State regulation and limited liability protection creates moral hazard for Executives, employees and investors. Libertarian restitutional justice and personal liability removes this.


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  • @simonr916

    In a world with regulation, individuals can and do sue companies. And criminal charges can be brought against directors of companies.

    The beneficial affects of the system you propose rely upon ending limited liability and increasing civil and criminal penalties for corporate misdeeds.

    I absolutely agree that regulatory systems are not perfect – in particular, as they are being stripped back by the current government.

    Whilst your proposed system may provide an effective deterrent against the most significant misdeed – knowingly selling lethal products by deception – but would be leas effective for lesser misdeeds. Your system also places the onus entirely upon the individual victims, whereby regulation acts on behalf of all in society, protecting the weakest and going some way to addressing imbalances of power.

    • @simonr916

      Also, whilst the penalties of misdeed in the system you propose (additional measures which could be introduced without abandoning regulation) the Libertarian writings I’ve seen on the subject of tobacco suggest an impossibly high burden of proof.

      • @simonr916
        • @simonr916

          and where effective protection requires powers of entry and inspection and/or to identify unacceptable risk (rather than to compensate for loss)?

      • Murray Rothbard

        I am not an expert on tobacco misdeeds, but two points.
        1. The burden of proof in libertarian courts is set by the market (See later post in response to your questions about libertarian justice)2. Just because a product is dangerous does not make it wrong to sell it. I am fully aware of the health risks of smoking. I still decide to exercise my free choice and smoke Cuban cigars once or twice a week. I am fully aware of the risks, but on my own subjective value scale, the pleasure of a fine smoke outweighs the incremental risk of an early death. I am sure that a good proportion of people who smoke are not mindless victims of “dangerously attractive” packaging but adults, who weigh the risks and make a personal choice. If they (we) subsequently die of cancer, then they (we) have no right to attack the tobacco companies for selling them the product, we made our choice and should accept the consequences.The only relevant issue is deliberate deception, i.e. fraud.  I have not explored the historic position with respect to tobacco companies so do not have an opinion.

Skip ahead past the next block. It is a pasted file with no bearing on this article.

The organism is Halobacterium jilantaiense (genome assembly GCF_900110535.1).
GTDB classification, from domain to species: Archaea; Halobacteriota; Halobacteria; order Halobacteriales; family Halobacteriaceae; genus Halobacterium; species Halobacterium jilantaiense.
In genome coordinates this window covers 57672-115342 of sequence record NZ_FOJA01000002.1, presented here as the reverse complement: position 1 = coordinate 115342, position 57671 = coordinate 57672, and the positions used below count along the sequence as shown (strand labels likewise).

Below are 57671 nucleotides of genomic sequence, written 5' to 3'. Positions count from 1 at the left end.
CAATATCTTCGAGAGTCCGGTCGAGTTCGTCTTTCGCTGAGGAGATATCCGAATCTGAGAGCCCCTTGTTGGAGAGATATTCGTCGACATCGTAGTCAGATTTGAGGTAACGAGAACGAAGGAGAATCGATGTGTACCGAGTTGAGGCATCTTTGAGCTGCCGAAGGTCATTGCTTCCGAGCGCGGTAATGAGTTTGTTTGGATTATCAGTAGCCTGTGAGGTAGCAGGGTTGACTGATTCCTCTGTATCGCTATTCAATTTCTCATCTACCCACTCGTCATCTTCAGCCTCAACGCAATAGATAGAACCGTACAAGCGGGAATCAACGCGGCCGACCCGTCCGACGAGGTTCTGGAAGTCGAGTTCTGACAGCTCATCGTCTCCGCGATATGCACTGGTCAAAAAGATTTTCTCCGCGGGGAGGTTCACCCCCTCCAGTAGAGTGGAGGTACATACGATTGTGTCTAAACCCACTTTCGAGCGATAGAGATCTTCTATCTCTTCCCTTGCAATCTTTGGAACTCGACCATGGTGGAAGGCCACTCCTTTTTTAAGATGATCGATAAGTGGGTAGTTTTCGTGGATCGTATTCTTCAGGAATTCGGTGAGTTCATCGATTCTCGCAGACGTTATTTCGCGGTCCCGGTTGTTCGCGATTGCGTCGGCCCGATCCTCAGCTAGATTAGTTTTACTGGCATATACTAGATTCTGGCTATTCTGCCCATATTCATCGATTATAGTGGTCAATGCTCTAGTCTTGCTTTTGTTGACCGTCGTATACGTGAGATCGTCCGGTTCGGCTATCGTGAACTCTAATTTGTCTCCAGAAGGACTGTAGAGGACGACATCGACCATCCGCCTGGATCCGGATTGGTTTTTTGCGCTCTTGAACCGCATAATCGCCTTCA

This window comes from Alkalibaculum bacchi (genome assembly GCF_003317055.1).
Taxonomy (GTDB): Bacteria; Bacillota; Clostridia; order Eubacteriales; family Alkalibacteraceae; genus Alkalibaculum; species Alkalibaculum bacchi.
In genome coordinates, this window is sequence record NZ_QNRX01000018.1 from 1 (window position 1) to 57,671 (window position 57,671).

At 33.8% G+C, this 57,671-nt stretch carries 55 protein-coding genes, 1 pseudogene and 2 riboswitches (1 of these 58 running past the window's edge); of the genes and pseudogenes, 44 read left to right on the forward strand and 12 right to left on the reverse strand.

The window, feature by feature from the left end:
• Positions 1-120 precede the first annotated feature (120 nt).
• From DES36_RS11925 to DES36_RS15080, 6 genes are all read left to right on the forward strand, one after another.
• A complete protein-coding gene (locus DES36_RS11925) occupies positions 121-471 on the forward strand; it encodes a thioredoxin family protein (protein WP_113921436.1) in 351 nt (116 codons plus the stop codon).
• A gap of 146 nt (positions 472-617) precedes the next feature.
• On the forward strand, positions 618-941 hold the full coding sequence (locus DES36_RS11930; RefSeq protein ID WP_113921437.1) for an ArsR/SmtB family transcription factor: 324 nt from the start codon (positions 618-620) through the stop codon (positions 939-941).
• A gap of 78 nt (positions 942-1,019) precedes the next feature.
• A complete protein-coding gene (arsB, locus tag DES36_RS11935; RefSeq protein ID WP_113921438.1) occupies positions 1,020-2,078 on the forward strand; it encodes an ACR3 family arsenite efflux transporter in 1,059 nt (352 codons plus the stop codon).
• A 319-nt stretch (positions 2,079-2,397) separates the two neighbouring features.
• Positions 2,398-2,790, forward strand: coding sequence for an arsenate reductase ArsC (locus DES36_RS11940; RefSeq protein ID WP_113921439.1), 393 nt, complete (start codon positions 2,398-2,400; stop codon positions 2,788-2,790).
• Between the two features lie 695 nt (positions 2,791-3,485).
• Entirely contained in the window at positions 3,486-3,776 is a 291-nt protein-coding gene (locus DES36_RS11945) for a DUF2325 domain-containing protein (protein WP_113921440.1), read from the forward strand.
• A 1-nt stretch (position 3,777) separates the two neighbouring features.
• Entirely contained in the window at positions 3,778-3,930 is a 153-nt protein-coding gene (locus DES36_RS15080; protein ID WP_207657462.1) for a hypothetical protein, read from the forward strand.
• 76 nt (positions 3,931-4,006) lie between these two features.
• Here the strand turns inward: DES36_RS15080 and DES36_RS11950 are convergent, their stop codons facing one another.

• Murray Rothbard

      The weakest are just as well protected by such a system as the strongest.

      No Win- No Fee legal arrangements would be unrestricted in a libertarian legal system and instead of paying fines to the state, the guilty would pay compensation to the victims.